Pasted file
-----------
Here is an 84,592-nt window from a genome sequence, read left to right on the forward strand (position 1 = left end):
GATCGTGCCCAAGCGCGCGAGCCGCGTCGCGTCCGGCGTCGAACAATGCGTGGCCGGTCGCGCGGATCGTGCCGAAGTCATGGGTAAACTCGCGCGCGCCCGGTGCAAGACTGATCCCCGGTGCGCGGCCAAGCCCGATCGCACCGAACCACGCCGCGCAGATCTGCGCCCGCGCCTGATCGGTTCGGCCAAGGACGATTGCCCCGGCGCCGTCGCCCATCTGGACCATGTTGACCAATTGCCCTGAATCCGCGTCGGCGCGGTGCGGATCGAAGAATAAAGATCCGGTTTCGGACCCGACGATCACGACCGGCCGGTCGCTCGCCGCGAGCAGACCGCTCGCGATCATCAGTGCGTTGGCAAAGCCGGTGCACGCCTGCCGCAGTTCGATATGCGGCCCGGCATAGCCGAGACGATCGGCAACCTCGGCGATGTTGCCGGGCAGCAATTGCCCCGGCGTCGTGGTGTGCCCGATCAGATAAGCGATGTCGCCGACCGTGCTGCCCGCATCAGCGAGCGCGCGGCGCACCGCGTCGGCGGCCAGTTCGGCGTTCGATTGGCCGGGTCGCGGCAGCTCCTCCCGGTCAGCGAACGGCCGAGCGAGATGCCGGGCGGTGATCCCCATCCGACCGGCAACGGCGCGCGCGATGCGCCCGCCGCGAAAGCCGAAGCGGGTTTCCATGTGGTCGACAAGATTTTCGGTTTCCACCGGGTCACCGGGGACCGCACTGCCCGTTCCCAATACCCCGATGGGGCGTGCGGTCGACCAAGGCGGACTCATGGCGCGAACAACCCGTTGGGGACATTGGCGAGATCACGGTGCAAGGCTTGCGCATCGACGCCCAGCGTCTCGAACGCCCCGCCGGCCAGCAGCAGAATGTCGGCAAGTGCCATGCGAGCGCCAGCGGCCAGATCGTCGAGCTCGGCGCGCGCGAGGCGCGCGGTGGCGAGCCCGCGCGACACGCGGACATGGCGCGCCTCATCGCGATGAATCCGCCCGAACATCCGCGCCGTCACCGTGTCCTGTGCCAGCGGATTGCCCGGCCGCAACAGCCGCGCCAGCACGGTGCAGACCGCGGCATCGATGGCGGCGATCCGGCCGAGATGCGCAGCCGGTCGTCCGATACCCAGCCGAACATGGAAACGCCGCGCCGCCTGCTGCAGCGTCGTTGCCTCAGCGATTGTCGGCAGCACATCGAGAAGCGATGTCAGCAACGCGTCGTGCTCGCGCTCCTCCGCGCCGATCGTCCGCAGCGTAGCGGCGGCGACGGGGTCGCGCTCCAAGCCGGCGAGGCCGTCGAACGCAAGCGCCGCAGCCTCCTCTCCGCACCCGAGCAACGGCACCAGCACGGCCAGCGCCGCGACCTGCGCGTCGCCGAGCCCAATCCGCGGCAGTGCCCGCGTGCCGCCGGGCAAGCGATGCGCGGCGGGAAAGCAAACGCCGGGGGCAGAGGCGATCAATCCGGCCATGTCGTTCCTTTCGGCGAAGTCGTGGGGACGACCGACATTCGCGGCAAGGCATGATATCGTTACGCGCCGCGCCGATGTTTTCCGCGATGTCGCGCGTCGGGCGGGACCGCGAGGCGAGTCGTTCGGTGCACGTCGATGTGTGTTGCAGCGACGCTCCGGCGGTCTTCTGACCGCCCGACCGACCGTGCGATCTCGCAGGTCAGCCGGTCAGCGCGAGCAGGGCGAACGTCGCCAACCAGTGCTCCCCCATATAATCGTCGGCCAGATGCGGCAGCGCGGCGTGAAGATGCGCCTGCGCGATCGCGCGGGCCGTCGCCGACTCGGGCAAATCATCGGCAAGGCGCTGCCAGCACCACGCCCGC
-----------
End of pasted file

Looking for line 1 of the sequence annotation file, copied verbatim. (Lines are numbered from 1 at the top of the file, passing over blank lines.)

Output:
Here is an 84,592-nt window from a genome sequence, read left to right on the forward strand (position 1 = left end):